The following post on clinical laboratory procedures is contributed by Pete Farmer, who holds advanced degrees in research biology and history, and is also an RN and EMT. For Part I of the series, click HERE.
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As outlined in the first installment of this series, adopting an expeditionary or operational mindset can be enormously valuable for anyone interested in medical care under austere conditions. We noted that special operations medics, humanitarian aid workers, and others who practice healthcare in extreme environments have much to teach us about delivering care under less-than-ideal conditions. As previously noted, first-world medicine has evolved and depends upon an intricate high-tech infrastructure designed to provide services and support for the physician or other first-line provider. Among the most important of these services are clinical laboratory tests. In the field, however, you may have to depend upon only those resources available in your immediate surroundings. In all likelihood, that means having fewer laboratory tests and diagnostic procedures available as adjuncts to clinical decision-making. This is the bad news. The good news is that, using some fairly simple tools, one can perform some extremely useful laboratory tests and procedures, even under hardship conditions.
Among the most important items to be found in a field clinical laboratory is the basic light microscope. This humble and commonplace device, essentially unchanged from the time of Robert Koch and Louis Pasteur, and familiar to most anyone who has taken a high school or college introductory biology course, is a powerful clinical tool when employed properly. Rather than reinvent the microscope piece-by-piece for the following discussion, the reader is assumed to have a basic knowledge of what a light microscope is and how it functions (Note: readers in need of an introduction to or a refresher in basic light microscopy are directed to the links and notes at the end of this article).
For the purposes of the following discussion, we will use a light microscope similar to that in Figure 1, as our prototype. This design was state of the art in the 1930s, and is still used widely by students and other microscopists – although newer examples benefit from improvements in materials and workmanship. Please note that this design – a Zeiss – does not have a fixed electric light source, but uses a mirror to gather and reflect ambient light onto the specimen. Choose the type best-suited to your needs – powered or unpowered. If you will be using the microscope where you will not have access to a reliable source of electricity, the latter may be indicated.
Most light microscopes are compound, i.e., employ multiple ground-glass lenses to refract (bend) light to achieve magnification (enlargement) of an image. The magnifying capability of a compound microscope is the product of the magnification of its individual ocular and objective lenses. The former, also called the eyepiece, is the lens nearest the eye and typically has 10x (tenfold) magnification. The latter, called objectives, are the lenses nearest the specimen, and magnify at various selectable ranges, generally 4x, 10x, 40x and 100x power, or some combination thereof. Bench-top light microscopes generally do not magnify at greater than 1500x, except for specialized, non-standard applications not relevant here. Total magnification is determined by multiplying the ocular lens power times the objective lens power, i.e., a 10x ocular lens paired with a 100x objective gives a thousand-fold magnification (1000x).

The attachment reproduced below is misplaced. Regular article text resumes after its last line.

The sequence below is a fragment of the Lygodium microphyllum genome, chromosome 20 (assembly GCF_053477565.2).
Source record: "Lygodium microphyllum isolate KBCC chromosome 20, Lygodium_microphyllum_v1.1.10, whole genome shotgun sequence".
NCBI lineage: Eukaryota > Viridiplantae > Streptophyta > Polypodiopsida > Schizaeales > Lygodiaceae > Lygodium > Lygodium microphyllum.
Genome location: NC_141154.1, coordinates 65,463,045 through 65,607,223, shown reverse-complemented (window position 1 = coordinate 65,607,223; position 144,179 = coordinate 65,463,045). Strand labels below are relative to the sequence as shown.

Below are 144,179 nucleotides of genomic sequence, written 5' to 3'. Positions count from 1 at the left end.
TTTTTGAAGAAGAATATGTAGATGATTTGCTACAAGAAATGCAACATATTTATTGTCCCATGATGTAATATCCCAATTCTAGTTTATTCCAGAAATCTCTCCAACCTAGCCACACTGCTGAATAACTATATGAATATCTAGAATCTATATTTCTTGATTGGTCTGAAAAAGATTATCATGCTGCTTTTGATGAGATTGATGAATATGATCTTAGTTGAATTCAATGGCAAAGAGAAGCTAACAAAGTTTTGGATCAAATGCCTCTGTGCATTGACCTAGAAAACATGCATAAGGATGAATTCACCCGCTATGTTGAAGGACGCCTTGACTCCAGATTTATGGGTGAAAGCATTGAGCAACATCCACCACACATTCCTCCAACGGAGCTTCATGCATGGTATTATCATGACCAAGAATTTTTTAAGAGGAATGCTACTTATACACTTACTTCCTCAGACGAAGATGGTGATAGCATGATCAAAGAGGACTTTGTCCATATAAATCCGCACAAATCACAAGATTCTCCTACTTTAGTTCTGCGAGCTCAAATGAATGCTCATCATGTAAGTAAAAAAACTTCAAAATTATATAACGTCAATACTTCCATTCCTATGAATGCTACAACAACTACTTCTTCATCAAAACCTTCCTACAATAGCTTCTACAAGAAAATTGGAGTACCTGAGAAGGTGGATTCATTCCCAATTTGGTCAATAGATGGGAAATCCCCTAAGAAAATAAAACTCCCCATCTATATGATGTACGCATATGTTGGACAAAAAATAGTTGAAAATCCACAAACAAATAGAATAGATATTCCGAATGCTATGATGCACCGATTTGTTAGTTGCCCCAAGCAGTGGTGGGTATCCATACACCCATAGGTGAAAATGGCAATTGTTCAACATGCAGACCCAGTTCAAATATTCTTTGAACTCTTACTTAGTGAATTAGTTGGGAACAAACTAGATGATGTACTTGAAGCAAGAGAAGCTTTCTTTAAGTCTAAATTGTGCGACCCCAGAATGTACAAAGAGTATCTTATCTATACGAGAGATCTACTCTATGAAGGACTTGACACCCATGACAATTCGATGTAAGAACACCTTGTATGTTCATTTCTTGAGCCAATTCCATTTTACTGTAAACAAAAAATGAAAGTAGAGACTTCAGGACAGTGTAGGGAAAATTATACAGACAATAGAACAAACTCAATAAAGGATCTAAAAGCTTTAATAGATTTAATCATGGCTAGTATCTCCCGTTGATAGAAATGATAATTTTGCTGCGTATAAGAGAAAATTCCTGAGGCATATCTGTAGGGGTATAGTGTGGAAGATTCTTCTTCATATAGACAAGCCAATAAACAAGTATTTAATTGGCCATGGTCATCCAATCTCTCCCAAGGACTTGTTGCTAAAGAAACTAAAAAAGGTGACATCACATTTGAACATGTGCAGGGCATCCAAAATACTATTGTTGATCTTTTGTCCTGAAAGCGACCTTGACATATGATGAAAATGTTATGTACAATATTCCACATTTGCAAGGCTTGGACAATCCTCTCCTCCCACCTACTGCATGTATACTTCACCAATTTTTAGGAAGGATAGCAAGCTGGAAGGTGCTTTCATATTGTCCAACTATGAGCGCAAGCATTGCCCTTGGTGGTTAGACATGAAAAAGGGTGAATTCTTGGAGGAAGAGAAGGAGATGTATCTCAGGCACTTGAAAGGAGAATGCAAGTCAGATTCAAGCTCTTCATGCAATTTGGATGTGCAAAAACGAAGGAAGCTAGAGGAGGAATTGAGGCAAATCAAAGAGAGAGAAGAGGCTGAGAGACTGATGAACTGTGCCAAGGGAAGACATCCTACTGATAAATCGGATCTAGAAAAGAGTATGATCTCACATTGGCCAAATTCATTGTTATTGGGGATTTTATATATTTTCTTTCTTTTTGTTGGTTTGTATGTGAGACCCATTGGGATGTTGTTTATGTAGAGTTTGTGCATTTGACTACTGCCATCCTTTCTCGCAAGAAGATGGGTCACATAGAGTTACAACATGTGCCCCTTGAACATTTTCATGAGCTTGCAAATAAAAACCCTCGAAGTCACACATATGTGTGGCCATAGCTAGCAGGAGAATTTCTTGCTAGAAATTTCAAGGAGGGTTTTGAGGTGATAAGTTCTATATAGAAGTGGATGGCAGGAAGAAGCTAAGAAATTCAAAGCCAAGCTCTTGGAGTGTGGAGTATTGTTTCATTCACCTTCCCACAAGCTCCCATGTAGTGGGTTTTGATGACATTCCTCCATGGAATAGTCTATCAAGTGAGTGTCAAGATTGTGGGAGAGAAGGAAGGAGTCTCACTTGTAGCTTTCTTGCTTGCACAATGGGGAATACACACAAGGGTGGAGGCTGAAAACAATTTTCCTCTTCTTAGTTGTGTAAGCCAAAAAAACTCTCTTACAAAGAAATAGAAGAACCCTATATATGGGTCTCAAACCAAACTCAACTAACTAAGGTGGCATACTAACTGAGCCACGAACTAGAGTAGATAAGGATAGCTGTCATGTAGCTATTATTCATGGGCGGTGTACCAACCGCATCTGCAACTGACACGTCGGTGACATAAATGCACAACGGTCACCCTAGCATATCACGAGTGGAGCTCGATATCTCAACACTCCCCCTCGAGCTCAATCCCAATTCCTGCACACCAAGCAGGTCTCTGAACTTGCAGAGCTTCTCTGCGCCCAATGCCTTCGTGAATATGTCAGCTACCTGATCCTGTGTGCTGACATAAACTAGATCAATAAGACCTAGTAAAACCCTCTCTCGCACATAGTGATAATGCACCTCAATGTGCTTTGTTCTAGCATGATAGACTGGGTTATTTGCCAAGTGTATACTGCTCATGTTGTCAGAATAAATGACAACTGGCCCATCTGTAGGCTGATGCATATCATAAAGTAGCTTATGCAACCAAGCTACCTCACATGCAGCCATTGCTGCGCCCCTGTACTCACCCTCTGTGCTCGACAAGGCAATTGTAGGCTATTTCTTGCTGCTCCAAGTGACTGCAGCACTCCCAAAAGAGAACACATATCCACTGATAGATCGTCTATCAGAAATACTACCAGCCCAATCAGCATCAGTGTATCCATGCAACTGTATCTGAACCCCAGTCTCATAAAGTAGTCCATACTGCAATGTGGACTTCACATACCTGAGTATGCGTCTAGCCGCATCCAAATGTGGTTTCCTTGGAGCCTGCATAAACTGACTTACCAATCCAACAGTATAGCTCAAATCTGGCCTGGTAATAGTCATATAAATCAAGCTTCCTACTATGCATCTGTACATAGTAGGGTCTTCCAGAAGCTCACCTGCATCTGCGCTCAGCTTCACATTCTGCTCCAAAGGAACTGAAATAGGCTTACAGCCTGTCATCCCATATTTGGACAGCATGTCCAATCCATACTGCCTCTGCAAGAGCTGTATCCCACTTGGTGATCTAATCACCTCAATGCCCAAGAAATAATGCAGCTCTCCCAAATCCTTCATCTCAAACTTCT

Another important principle of microscopy is resolution, defined as the degree to which detail in the magnified image is retained. It is often described as the ability to distinguish between two points. In layman’s terms, resolution is the degree of detail which is visible and sharply delineated. Having 1000x magnification is of little use if the resultant image is blurred and not crisp-enough to allow visualization of fine detail. The maximum useful resolution of a typical light microscope is typically around 200 nanometers (1nm = 1 nanometer = 1×10 -9 meters), or slightly less than the size of most bacterial cells. Therefore, properly-used, a standard light microscope can be used to visualize most bacteria, protozoans, algae and fungi. Viruses cannot be visualized using std. light microscopy. Resolution (R) is dependent upon the wavelength of light passing through the specimen (slide – specimen – cover glass), as well as the properties of the lenses used in the microscope. The smaller the resolution number (value) of a microscope, the finer the detail visible. Bench-top light microscopes employ light in the visible or near-visible spectrum; blue light (wavelength 400 nm) – which has a shorter wavelength than red light (700nm) – gives better resolution than red light. Blue light is obtained by inserting a blue filter over a visible light source or by using a lamp which emits blue light.
Resolution and focus are important not only laterally, between adjacent points in a specimen, but vertically – along the long axis of the microscope. This characteristic is most often referred to depth-of-field. This construct, familiar to anyone experienced in photography, refers to the distance between nearest horizontal plane in focus in the foreground and the furthest-away horizontal plane in focus in the background. Inside the depth of field, the image is resolvable and in focus; outside of the depth of field, it is not. Depth of field is dependent upon numerical aperture and magnification of the objective lens; i.e. a 4x objective with numerical aperture of 1.0, has greater depth of field than a 100x objective with 0.95 aperture. Most often, one is trading less depth of field in return for greater magnification.